Reducing the use of dummies
Using a dummy can have an effect on your child’s communication and development of speech sounds.
Your child may have started using a dummy in their early days as they may help babies settle and support sleeping. If your child was born early or was sick you may have been advised to use a dummy at the time.
Tips for using dummies
- Always use a dummy with a flat or orthodontic teat. This is less likely to cause damage to their teeth.
- Never dip the dummy in anything, especially anything sweet or sugary.
- Dummies need to be kept clean and sterilised.
- Always remove the dummy from your child’s mouth when they are talking.
Dummies and speech
As your child gets older it is important to wean them off their dummy to support their communication and speech development.
What are the effects?
When a baby or young child has a dummy in their mouth, they are less likely to copy sounds adults make or to attempt to babble and play with sounds themselves.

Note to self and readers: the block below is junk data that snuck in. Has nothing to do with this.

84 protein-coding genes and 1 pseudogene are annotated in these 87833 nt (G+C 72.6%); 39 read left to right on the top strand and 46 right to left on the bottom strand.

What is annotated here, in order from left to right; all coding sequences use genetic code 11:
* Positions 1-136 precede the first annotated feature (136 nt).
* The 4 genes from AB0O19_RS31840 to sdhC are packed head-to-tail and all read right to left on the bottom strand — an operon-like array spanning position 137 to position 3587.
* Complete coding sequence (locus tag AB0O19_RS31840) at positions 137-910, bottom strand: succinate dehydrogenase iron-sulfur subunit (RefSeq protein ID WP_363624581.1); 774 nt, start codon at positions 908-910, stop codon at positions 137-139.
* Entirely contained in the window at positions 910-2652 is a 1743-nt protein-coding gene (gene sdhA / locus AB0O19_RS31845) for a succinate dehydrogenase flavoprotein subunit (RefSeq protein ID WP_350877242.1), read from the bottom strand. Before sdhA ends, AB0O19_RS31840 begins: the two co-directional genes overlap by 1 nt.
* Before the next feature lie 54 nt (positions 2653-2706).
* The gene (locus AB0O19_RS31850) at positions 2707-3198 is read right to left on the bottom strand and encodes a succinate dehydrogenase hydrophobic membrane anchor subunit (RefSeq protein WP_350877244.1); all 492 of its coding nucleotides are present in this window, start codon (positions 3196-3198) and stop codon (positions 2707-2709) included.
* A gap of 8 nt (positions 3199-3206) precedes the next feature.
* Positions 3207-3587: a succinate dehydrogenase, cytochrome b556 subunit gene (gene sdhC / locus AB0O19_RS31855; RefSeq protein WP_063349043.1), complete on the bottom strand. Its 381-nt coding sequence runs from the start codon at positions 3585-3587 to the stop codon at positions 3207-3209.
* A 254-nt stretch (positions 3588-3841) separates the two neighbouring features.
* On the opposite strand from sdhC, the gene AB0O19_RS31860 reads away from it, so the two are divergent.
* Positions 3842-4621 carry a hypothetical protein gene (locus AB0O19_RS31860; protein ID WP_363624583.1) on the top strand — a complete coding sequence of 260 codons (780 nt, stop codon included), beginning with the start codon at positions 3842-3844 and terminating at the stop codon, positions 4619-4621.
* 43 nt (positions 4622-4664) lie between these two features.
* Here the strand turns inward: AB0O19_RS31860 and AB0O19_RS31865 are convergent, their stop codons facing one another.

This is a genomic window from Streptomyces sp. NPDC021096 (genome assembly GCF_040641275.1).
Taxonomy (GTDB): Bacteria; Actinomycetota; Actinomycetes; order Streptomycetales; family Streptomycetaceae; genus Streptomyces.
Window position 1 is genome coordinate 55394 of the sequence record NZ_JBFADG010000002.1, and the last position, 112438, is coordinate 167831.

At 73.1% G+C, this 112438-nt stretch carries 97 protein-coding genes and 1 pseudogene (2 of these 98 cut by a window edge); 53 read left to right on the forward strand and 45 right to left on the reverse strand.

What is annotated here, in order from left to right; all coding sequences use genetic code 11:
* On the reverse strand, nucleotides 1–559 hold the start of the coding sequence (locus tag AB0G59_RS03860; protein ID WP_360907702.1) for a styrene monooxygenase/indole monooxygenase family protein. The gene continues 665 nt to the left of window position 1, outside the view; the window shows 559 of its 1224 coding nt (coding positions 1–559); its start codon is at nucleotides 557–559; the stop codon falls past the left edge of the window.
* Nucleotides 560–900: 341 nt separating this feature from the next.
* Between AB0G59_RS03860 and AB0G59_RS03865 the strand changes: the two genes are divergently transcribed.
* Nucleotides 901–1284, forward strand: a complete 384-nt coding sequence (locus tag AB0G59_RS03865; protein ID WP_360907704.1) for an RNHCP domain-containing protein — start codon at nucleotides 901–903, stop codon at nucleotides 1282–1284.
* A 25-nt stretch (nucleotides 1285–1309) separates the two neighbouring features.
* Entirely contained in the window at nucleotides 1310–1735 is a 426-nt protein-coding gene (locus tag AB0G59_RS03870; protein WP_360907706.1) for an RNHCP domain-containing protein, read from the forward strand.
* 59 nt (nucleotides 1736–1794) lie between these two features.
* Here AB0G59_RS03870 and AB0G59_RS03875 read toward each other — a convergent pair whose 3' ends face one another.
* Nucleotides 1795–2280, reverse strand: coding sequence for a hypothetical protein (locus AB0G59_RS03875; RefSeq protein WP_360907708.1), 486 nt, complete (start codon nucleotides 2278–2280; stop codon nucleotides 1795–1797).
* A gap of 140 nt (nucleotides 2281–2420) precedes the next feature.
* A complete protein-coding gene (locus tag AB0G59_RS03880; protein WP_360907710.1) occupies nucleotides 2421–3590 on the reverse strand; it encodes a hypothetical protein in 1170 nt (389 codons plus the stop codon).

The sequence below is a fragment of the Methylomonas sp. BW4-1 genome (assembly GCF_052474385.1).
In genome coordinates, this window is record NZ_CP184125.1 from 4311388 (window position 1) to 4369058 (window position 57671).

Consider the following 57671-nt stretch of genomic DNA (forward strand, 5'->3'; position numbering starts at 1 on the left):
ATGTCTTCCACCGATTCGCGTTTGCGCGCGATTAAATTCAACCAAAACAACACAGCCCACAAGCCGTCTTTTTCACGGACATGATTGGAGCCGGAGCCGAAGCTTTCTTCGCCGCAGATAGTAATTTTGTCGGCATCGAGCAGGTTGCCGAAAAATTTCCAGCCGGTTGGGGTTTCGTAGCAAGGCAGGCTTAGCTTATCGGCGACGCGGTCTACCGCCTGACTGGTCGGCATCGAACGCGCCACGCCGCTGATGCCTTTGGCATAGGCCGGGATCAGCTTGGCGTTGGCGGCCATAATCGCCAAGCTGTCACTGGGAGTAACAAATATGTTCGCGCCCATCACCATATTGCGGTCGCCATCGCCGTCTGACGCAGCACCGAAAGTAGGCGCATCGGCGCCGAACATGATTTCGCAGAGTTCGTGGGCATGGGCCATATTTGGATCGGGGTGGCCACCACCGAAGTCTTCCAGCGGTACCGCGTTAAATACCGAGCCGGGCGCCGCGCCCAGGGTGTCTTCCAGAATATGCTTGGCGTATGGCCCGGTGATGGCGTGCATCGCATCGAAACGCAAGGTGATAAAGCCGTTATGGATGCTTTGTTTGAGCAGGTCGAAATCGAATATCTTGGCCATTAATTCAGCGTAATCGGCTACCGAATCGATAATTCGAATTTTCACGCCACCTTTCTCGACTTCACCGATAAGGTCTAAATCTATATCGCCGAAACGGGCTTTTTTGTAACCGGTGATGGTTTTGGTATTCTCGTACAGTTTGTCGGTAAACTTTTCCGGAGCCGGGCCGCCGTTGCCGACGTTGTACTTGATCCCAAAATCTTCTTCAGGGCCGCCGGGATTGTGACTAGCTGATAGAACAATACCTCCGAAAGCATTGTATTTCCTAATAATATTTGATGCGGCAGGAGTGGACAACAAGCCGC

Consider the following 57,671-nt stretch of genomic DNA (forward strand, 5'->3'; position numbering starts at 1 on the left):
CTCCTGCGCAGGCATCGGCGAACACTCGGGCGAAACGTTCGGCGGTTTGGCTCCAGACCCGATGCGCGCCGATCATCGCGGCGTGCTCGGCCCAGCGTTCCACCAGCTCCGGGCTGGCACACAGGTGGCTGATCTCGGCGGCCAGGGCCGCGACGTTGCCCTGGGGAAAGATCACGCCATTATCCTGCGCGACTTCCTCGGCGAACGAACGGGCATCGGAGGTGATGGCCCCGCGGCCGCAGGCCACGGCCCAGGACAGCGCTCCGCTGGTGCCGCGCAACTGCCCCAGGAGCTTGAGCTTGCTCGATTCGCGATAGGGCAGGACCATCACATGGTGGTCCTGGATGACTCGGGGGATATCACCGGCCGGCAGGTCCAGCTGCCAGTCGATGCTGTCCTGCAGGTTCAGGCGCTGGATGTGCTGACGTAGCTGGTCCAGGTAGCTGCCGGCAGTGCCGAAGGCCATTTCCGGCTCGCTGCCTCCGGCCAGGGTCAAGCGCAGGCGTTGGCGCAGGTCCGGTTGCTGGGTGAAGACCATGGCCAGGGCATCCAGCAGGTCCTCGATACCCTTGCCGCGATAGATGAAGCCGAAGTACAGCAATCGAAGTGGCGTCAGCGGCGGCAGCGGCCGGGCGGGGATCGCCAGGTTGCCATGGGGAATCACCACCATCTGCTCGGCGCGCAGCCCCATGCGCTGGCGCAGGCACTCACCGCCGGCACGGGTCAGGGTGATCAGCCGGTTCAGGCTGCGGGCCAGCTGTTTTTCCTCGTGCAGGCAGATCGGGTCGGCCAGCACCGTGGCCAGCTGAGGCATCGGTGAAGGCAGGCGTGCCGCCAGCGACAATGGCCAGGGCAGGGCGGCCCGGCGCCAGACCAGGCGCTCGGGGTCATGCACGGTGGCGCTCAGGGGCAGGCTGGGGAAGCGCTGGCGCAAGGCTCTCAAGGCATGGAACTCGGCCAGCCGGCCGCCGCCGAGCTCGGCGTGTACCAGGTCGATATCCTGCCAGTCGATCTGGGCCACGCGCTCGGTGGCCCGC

Playing with sounds and babbling are important in the development of speech skills.
Having a dummy for a long period of time may also have an impact on how your child’s teeth grow and cause dental problems.
Reducing dummy use
As your baby grows they will need their dummy less and you can support them in reducing the use of it until they no longer use it.
Stopping dummy use is recommended before your child starts to babble, between 8-10 months old.
How to wean
- Reduce the amount of time your child has their dummy. Only give them the dummy at nap/bed times.
- Comfort your child if they cry by giving them a cuddle, acknowledging their feelings and offering them a favourite soft toy or comforter.
- Distract your child by encouraging them to join in with different play activities or going out for a walk.
- Be consistent once the dummy is gone. Your child will learn over time that they can settle without it.
- Reward your child for time without their dummy. Use praise, sticker charts or fun activities.
- Talk to your child about giving the dummies away to someone special e.g. another baby or a fictional character. Once the dummy has gone, tell them it belongs to someone else now and distract or comfort them if they ask for it.